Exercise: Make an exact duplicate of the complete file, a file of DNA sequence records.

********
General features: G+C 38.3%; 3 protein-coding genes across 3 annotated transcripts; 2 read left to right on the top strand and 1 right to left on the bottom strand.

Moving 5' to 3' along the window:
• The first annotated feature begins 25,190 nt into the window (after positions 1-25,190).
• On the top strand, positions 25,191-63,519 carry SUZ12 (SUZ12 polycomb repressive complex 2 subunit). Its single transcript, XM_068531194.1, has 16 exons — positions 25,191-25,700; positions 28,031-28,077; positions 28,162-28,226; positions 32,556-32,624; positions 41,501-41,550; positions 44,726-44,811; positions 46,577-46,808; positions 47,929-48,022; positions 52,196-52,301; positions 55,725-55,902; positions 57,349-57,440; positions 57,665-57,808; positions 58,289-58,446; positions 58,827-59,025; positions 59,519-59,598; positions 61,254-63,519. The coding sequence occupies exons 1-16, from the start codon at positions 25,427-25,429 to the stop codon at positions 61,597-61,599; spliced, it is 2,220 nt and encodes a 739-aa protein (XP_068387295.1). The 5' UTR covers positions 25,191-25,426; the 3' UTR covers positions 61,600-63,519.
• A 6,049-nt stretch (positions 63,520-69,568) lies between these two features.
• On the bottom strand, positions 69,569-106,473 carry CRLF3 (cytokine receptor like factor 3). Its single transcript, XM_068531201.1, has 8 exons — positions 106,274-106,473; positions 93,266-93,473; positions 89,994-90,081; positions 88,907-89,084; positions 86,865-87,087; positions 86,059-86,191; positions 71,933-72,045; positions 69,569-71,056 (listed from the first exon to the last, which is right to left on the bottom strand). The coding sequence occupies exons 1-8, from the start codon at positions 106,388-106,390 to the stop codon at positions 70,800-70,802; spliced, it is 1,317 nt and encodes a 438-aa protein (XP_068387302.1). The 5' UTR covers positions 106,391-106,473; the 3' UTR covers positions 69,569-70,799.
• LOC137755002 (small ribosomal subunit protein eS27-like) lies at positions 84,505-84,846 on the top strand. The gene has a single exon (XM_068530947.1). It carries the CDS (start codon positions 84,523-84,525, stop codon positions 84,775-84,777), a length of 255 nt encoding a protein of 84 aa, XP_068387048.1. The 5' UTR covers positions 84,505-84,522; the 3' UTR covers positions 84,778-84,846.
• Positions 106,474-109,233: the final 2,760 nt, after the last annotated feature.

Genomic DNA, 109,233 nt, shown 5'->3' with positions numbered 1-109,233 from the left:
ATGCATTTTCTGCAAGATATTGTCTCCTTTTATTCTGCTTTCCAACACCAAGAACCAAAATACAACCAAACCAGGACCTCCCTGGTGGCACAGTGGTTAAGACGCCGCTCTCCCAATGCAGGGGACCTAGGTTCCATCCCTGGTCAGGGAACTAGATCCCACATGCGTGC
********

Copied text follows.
General features: G+C 38.3%; 3 protein-coding genes across 3 annotated transcripts; 2 read left to right on the top strand and 1 right to left on the bottom strand.

Moving 5' to 3' along the window:
• The first annotated feature begins 25,190 nt into the window (after positions 1-25,190).
• On the top strand, positions 25,191-63,519 carry SUZ12 (SUZ12 polycomb repressive complex 2 subunit). Its single transcript, XM_068531194.1, has 16 exons — positions 25,191-25,700; positions 28,031-28,077; positions 28,162-28,226; positions 32,556-32,624; positions 41,501-41,550; positions 44,726-44,811; positions 46,577-46,808; positions 47,929-48,022; positions 52,196-52,301; positions 55,725-55,902; positions 57,349-57,440; positions 57,665-57,808; positions 58,289-58,446; positions 58,827-59,025; positions 59,519-59,598; positions 61,254-63,519. The coding sequence occupies exons 1-16, from the start codon at positions 25,427-25,429 to the stop codon at positions 61,597-61,599; spliced, it is 2,220 nt and encodes a 739-aa protein (XP_068387295.1). The 5' UTR covers positions 25,191-25,426; the 3' UTR covers positions 61,600-63,519.
• A 6,049-nt stretch (positions 63,520-69,568) lies between these two features.
• On the bottom strand, positions 69,569-106,473 carry CRLF3 (cytokine receptor like factor 3). Its single transcript, XM_068531201.1, has 8 exons — positions 106,274-106,473; positions 93,266-93,473; positions 89,994-90,081; positions 88,907-89,084; positions 86,865-87,087; positions 86,059-86,191; positions 71,933-72,045; positions 69,569-71,056 (listed from the first exon to the last, which is right to left on the bottom strand). The coding sequence occupies exons 1-8, from the start codon at positions 106,388-106,390 to the stop codon at positions 70,800-70,802; spliced, it is 1,317 nt and encodes a 438-aa protein (XP_068387302.1). The 5' UTR covers positions 106,391-106,473; the 3' UTR covers positions 69,569-70,799.
• LOC137755002 (small ribosomal subunit protein eS27-like) lies at positions 84,505-84,846 on the top strand. The gene has a single exon (XM_068530947.1). It carries the CDS (start codon positions 84,523-84,525, stop codon positions 84,775-84,777), a length of 255 nt encoding a protein of 84 aa, XP_068387048.1. The 5' UTR covers positions 84,505-84,522; the 3' UTR covers positions 84,778-84,846.
• Positions 106,474-109,233: the final 2,760 nt, after the last annotated feature.

Genomic DNA, 109,233 nt, shown 5'->3' with positions numbered 1-109,233 from the left:
ATGCATTTTCTGCAAGATATTGTCTCCTTTTATTCTGCTTTCCAACACCAAGAACCAAAATACAACCAAACCAGGACCTCCCTGGTGGCACAGTGGTTAAGACGCCGCTCTCCCAATGCAGGGGACCTAGGTTCCATCCCTGGTCAGGGAACTAGATCCCACATGCGTGC